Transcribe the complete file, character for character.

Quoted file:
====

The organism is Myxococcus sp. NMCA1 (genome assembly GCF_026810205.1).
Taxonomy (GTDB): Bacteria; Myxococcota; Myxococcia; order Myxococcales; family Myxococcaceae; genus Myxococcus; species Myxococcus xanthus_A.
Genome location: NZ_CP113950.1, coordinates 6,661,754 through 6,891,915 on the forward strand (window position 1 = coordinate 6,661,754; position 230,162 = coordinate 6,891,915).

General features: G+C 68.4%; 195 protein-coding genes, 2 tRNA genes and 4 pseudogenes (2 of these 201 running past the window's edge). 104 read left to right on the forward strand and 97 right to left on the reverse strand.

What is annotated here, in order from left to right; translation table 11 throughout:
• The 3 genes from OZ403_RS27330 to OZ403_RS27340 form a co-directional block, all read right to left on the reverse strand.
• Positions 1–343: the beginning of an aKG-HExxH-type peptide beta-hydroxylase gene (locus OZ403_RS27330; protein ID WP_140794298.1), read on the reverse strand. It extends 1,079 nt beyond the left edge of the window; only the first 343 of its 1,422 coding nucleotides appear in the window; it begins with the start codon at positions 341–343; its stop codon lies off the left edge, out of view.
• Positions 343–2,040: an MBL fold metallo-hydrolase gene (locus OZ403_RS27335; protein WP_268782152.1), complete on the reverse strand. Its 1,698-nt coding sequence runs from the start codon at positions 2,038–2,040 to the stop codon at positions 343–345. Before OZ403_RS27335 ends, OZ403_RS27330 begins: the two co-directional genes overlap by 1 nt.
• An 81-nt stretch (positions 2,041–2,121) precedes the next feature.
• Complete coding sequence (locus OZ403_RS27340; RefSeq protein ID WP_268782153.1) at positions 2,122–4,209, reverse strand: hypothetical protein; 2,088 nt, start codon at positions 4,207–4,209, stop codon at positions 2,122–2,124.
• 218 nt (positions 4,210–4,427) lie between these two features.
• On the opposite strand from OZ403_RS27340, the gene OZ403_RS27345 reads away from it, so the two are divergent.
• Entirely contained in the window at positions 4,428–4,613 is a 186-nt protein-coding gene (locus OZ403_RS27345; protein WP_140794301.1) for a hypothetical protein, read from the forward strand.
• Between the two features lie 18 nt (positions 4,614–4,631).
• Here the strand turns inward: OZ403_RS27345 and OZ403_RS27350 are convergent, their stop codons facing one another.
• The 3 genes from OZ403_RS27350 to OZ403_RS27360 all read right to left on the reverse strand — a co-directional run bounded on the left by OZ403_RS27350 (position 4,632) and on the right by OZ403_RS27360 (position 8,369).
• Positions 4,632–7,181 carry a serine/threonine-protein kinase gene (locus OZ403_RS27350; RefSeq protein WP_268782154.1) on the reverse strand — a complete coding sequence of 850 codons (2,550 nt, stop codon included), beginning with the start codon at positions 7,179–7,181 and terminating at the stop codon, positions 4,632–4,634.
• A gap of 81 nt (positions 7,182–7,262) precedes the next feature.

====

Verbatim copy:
The organism is Myxococcus sp. NMCA1 (genome assembly GCF_026810205.1).
Taxonomy (GTDB): Bacteria; Myxococcota; Myxococcia; order Myxococcales; family Myxococcaceae; genus Myxococcus; species Myxococcus xanthus_A.
Genome location: NZ_CP113950.1, coordinates 6,661,754 through 6,891,915 on the forward strand (window position 1 = coordinate 6,661,754; position 230,162 = coordinate 6,891,915).

General features: G+C 68.4%; 195 protein-coding genes, 2 tRNA genes and 4 pseudogenes (2 of these 201 running past the window's edge). 104 read left to right on the forward strand and 97 right to left on the reverse strand.

What is annotated here, in order from left to right; translation table 11 throughout:
• The 3 genes from OZ403_RS27330 to OZ403_RS27340 form a co-directional block, all read right to left on the reverse strand.
• Positions 1–343: the beginning of an aKG-HExxH-type peptide beta-hydroxylase gene (locus OZ403_RS27330; protein ID WP_140794298.1), read on the reverse strand. It extends 1,079 nt beyond the left edge of the window; only the first 343 of its 1,422 coding nucleotides appear in the window; it begins with the start codon at positions 341–343; its stop codon lies off the left edge, out of view.
• Positions 343–2,040: an MBL fold metallo-hydrolase gene (locus OZ403_RS27335; protein WP_268782152.1), complete on the reverse strand. Its 1,698-nt coding sequence runs from the start codon at positions 2,038–2,040 to the stop codon at positions 343–345. Before OZ403_RS27335 ends, OZ403_RS27330 begins: the two co-directional genes overlap by 1 nt.
• An 81-nt stretch (positions 2,041–2,121) precedes the next feature.
• Complete coding sequence (locus OZ403_RS27340; RefSeq protein ID WP_268782153.1) at positions 2,122–4,209, reverse strand: hypothetical protein; 2,088 nt, start codon at positions 4,207–4,209, stop codon at positions 2,122–2,124.
• 218 nt (positions 4,210–4,427) lie between these two features.
• On the opposite strand from OZ403_RS27340, the gene OZ403_RS27345 reads away from it, so the two are divergent.
• Entirely contained in the window at positions 4,428–4,613 is a 186-nt protein-coding gene (locus OZ403_RS27345; protein WP_140794301.1) for a hypothetical protein, read from the forward strand.
• Between the two features lie 18 nt (positions 4,614–4,631).
• Here the strand turns inward: OZ403_RS27345 and OZ403_RS27350 are convergent, their stop codons facing one another.
• The 3 genes from OZ403_RS27350 to OZ403_RS27360 all read right to left on the reverse strand — a co-directional run bounded on the left by OZ403_RS27350 (position 4,632) and on the right by OZ403_RS27360 (position 8,369).
• Positions 4,632–7,181 carry a serine/threonine-protein kinase gene (locus OZ403_RS27350; RefSeq protein WP_268782154.1) on the reverse strand — a complete coding sequence of 850 codons (2,550 nt, stop codon included), beginning with the start codon at positions 7,179–7,181 and terminating at the stop codon, positions 4,632–4,634.
• A gap of 81 nt (positions 7,182–7,262) precedes the next feature.